Our goal for educational outreach is to make information about Arkansas’s biodiversity interesting and easy to understand for people of all ages,
abilities and backgrounds. For educators, material and program content is correlated to the Arkansas Department of Education Frameworks.
The education section is broken down into four topics or categories listed below. Click on each topic to find more details about what is available.
We try to make as many of our materials available here on the website for viewing and downloading, including lesson plans, activity sheets (crossword puzzles, word searches, etc.), and written guides. Look for the PDF icon in the list for each section.
We also offer a variety of programming from our professional staff. From pre-K to college, we offer student programming at a variety of locations, including classrooms, libraries, hospitals, wildlife camps, and scout groups. Students are engaged in active learning with multi-sensory experiences using pictures, audio, mounted specimens, skulls, taxidermy, and even puppets. Look for the Program Icon in the list for each section. For details about scheduling a program, follow this link to the programming page.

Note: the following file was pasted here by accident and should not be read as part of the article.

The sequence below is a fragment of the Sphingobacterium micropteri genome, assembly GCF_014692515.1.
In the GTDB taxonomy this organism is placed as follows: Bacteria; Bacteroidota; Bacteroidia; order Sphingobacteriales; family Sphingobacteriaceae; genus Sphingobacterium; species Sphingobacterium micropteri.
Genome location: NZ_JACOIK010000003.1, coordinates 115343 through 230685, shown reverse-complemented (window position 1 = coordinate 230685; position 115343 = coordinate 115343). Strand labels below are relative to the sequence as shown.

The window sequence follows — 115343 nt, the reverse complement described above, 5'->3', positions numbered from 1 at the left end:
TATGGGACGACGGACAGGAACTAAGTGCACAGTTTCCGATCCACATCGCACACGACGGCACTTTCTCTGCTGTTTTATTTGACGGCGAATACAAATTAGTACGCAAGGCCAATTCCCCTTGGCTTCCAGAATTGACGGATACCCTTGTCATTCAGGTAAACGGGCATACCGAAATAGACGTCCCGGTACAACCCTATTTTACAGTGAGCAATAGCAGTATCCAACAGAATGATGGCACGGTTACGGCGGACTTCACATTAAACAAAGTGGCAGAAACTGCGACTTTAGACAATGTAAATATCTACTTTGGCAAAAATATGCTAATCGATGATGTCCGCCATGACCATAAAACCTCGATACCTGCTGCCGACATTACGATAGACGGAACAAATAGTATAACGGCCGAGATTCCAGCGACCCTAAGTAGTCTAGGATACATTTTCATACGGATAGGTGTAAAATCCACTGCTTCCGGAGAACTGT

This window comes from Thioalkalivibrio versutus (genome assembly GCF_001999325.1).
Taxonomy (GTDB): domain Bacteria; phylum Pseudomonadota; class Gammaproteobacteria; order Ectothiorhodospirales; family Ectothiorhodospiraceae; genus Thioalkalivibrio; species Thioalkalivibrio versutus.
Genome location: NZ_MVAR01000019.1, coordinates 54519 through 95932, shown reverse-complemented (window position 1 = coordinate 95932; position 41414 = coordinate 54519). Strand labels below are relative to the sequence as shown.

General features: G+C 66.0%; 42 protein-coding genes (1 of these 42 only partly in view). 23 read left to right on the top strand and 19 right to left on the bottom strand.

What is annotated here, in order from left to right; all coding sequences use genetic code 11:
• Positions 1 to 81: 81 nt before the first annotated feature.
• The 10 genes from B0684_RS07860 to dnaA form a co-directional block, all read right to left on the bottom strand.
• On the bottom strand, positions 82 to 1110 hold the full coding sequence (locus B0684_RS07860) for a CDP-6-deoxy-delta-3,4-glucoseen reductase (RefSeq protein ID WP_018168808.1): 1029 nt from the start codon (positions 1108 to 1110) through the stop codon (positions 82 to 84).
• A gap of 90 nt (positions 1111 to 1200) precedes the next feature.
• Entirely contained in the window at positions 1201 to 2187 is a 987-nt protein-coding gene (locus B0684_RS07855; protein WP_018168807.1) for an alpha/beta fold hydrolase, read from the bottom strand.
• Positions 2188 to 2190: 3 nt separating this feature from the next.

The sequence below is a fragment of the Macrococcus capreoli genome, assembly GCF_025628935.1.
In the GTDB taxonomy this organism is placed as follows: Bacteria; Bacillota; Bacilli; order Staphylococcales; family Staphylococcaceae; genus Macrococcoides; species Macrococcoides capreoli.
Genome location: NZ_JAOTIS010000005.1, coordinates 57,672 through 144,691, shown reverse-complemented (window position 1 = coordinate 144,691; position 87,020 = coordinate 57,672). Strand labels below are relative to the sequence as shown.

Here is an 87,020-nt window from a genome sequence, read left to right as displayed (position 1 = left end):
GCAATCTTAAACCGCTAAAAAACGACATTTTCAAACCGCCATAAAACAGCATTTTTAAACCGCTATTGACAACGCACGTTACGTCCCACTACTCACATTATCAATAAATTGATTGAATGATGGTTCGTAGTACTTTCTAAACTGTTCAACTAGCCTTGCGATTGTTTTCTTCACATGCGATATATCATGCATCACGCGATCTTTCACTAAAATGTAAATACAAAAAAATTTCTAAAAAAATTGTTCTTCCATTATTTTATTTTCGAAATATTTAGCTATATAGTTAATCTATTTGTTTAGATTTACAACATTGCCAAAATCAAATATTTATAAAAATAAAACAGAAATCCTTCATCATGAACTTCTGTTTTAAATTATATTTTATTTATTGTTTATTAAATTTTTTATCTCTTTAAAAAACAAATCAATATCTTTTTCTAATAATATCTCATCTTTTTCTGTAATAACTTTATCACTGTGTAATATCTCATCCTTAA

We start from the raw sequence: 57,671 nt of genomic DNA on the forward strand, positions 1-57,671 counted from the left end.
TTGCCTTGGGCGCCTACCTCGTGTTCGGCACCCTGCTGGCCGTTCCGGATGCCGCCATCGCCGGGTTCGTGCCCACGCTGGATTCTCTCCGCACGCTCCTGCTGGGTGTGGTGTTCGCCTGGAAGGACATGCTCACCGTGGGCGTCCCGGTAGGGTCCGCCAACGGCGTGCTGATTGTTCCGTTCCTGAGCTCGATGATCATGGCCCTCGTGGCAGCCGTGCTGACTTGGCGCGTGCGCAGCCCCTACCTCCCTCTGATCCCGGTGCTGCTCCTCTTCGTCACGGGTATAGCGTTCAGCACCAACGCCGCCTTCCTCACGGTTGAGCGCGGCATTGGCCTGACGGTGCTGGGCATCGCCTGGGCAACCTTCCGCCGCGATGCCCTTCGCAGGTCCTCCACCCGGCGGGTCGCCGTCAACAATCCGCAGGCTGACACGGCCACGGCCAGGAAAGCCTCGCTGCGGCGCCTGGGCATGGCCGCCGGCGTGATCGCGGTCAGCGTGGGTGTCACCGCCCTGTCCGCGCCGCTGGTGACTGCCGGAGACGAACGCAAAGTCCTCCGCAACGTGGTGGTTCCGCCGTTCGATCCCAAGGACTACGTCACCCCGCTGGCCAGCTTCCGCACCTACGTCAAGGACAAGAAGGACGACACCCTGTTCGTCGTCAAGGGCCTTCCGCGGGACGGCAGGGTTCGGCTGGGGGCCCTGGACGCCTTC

For adults, we offer general programs for garden clubs, volunteer groups, and other service organizations or government agencies. These are also indicated with the Program Icon. More details on the programming page here.
Our professional staff is available on a limited basis for in-depth workshops and fieldtrips for teachers, special interests groups, and other training as Arkansas Master Naturalists. Look for the workshop icon .
This includes an updated and expanded fourth edition of the cornerstone of our educational programs – The Natural Divisions of Arkansas – A Classroom Guide by Tom Foti. It is correlated to more than a dozen science frameworks and addresses the social studies, environmental science, and Arkansas History frameworks tied to the six natural divisions or ecoregions of Arkansas.
This section includes information about some of the habitats found in Arkansas, such as prairies, bottomland hardwood forests, and caves. It also includes both current ecological issues and examples of how our landscape shaped our history.
This section includes the materials we have developed over the years based on program requests, citizen science projects, and the animals that we work to protect, including endangered species, bats, woodpeckers, box turtles, and bumblebees.
This section includes information about native plants and native gardening, including ideas for activities in a schoolyard garden.